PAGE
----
The Pope is (still) Catholic


By Steve Deace

Traveling to CPAC in Washington, D.C. on Wednesday provided me an opportunity to do some research on the new leader of the billion-member Catholic Church—Pope Francis. Even though I am what most observers would describe as an evangelical, so far I like a lot of what I see.

Pope Francis is the first non-European pope of the modern era, and also the first from Latin America (which is home to about 40% of all Catholics worldwide). Thought to be the runner-up to Pope Benedict back in 2005, the 76-year old native Argentinean is also the first Jesuit pope in the church’s history.

His background is in philosophy, theology, and chemistry, so we’re talking about a man with an extensive background in the traditional Catholic complementary relationship between faith and reason. Baptist Press describes Pope Francis as “a compassionate conservative” and speculates the former Cardinal Jorge Mario Bergoglio took the moniker Francis in honor of legendary St. Francis of Assisi, whose hymn “All Creatures of Our God and King” we sing frequently at my evangelical church.

So why is Pope Francis described as a compassionate conservative?

Although from Latin America where liberation theology (a theistic form of socialism/communism) has been popular for decades, Pope Francis rejected it in favor of more traditional Catholicism early in his priestly career.

Pope Francis strongly opposed the legalization of homosexual unions in his native Argentina as recently as 2010 saying, “Let’s not be naïve we’re not talking about a simple political battle…but rather a machination from the Father of Lies (Satan) that seeks to confuse and deceive the children of God.” Pope Francis has also said that allowing adoption by homosexuals is a form of discrimination against children. On the other hand, Pope Francis has also been known to visit hospices and wash the feet of terminal AIDS patients, emulating Christ at the Last Supper.

Pope Francis has also voiced support for government programs to help the poor and challenged some aspects of free market economics. However, he’s also placed more of an emphasis on personal holiness as a means of overcoming poverty than what liberals typically describe as “social justice” (i.e. wealth redistribution).

Pope Francis is also described as “powerfully pro-life.”

Labeling abortion “a death sentence for unborn children,” Pope Francis has specifically said targeting children conceived in rape or incest for abortion is akin to being “condemned to death.” He’s also called euthanasia a “culture of discarding” the elderly. Furthermore, Pope Francis has previously said he believes Catholic politicians who defy the church’s teaching on the sanctity of life should be denied communion.

Based on what we know so far about Pope Francis, it appears liberals’ hopes for a less orthodox pontiff have been dashed. It appears to be a shock to some in the liberal media that the pope is indeed still Catholic.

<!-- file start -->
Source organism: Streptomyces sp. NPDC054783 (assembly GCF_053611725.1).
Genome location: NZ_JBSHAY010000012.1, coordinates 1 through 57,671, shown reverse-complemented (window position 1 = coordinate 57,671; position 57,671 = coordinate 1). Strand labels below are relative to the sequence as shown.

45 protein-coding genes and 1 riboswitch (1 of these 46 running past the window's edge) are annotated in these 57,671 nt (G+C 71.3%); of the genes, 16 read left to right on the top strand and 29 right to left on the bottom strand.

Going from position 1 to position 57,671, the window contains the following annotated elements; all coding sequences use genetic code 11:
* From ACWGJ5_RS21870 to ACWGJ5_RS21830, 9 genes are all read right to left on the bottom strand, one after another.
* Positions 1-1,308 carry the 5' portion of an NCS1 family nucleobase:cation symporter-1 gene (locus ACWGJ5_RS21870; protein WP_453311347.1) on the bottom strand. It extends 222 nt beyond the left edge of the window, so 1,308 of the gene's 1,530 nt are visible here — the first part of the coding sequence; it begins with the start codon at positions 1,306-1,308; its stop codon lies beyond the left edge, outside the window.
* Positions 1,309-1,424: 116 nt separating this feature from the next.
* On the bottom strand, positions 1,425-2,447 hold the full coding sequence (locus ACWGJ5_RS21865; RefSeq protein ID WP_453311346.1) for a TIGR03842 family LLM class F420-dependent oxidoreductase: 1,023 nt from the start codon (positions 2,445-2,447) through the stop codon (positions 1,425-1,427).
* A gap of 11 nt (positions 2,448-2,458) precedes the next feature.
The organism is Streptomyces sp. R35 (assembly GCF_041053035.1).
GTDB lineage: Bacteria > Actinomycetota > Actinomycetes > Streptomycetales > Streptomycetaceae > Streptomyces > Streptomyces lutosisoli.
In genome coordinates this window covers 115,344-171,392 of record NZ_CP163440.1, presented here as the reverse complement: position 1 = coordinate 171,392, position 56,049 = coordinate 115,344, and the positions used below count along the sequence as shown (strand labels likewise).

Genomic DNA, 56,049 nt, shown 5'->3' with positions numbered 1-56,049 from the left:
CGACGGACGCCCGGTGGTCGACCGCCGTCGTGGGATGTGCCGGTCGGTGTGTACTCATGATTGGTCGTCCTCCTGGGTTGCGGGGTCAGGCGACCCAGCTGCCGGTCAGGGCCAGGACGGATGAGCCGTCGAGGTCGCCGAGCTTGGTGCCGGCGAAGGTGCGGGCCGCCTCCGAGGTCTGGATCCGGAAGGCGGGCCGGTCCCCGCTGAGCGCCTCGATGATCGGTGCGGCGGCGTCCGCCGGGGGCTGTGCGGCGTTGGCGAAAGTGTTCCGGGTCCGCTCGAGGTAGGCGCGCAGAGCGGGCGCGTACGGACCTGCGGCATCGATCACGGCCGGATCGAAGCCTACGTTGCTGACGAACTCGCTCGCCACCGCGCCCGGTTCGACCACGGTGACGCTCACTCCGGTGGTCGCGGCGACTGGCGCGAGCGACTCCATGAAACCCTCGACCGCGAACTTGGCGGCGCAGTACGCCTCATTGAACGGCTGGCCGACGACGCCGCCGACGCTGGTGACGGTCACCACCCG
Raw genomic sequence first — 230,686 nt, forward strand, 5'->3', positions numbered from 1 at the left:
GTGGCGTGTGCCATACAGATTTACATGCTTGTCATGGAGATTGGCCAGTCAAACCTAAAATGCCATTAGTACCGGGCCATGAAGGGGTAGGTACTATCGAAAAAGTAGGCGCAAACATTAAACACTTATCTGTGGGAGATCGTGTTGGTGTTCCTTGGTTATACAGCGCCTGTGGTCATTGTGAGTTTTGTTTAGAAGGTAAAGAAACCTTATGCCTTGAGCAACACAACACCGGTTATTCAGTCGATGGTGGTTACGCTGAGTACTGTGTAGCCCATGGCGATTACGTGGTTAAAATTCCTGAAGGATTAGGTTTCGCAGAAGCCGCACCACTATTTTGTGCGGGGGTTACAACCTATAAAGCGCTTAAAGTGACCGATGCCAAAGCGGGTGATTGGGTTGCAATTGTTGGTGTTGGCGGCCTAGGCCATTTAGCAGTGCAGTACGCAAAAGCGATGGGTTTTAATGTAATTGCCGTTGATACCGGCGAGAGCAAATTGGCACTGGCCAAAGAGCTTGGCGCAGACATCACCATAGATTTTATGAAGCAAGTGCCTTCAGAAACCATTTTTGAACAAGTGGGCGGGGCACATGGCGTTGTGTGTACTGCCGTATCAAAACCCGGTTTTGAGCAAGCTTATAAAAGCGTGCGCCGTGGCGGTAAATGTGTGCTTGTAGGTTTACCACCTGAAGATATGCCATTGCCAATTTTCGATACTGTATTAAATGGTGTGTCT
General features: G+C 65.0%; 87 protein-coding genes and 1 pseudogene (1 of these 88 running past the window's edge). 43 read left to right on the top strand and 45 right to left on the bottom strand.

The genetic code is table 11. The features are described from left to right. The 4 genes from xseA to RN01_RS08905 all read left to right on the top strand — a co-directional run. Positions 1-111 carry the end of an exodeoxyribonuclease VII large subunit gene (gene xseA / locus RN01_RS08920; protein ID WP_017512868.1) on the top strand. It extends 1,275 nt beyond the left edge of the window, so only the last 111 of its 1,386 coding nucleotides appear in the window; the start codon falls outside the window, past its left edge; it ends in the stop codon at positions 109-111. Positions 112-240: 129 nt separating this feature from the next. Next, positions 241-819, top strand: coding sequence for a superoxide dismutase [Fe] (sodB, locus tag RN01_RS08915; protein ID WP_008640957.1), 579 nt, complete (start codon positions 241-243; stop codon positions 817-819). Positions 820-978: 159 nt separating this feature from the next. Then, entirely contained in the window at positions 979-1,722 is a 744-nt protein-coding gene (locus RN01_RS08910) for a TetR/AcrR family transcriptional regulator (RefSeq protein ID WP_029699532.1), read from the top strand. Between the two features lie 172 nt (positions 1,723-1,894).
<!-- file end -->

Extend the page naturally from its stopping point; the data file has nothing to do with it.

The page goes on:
(You can friend “Steve Deace” on Facebook or follow him on Twitter @SteveDeaceShow)


  • conchfritter

    “Pope Francis is also described as ‘powerfully pro-life.’”
    You can go a step further and also say that he isn’t a hypocritical pro-lifer too. He also is against the death penalty, and thinks that even one innocent person executed on accident is one too many. I wish more so-called Christians would feel the same way, but there are still far too many who are anti-abortion, but happily pro death penalty, even in the presence of many documented executions in the United States of innocent people. From my view, Catholics are one of the few groups of people who are consistent when they say they are “pro-life”.

    • Kami_sama_no_Otaku

      If you truly feel that the death penalty is in violation of the pro-life cause, you might want to be quiet and let a better advocate for it speak up. You didn’t state any Scripture to support your point, nor did you explain any apparent contradiction in logic. You merely resorted to name calling.

      Christians are commanded not to murder. Murder is when you kill intentionally kill someone unjustly; killing a person is not automatically murder. There must be intention and it must be unjust; accidentally executing the wrong person is a tragedy, but it has to be with intent. Negligence may be a special case, or I may have made a mistake with exactly how I explained it (actually, the two need not be mutually exclusive).

      For an execution to be murder, it has to be unjust (which would include executing the wrong person). Drawing an equivalence to murdering a child in the womb to an man wrongly convicted being executed by the authorities is false; both are tragic but the same underlying principle is not in practice. At least as of this discussion, you have not demonstrated any hypocrisy in those tragedies, let alone when a person has met the criteria for being justly executed.

      There are arguments to be made for why one should oppose both abortion and the ability for the government to execute people, but you failed to make those and in doing so provide fodder for those opposed to your own stance.

    • Roy Burton

      The difference is the death penalty is used to punish someone who has been convicted of killing one or more people. While flawed the murdered and their loved ones deserve justice. The big difference is when a baby is aborted(murdered) it was never given a chance of defending it self or to appeal being wrongly fully convicted . A murderer makes a choice, a baby can’t. 55 million innocent babies and counting murdered by Plan parenthood and associates. The falsely convicted being executed for crimes they did not commit is wrong also but in most cases they were allowed appeals and were failed by society just as innocent babies. Murder is Murder governments are empowered by God to punish criminals.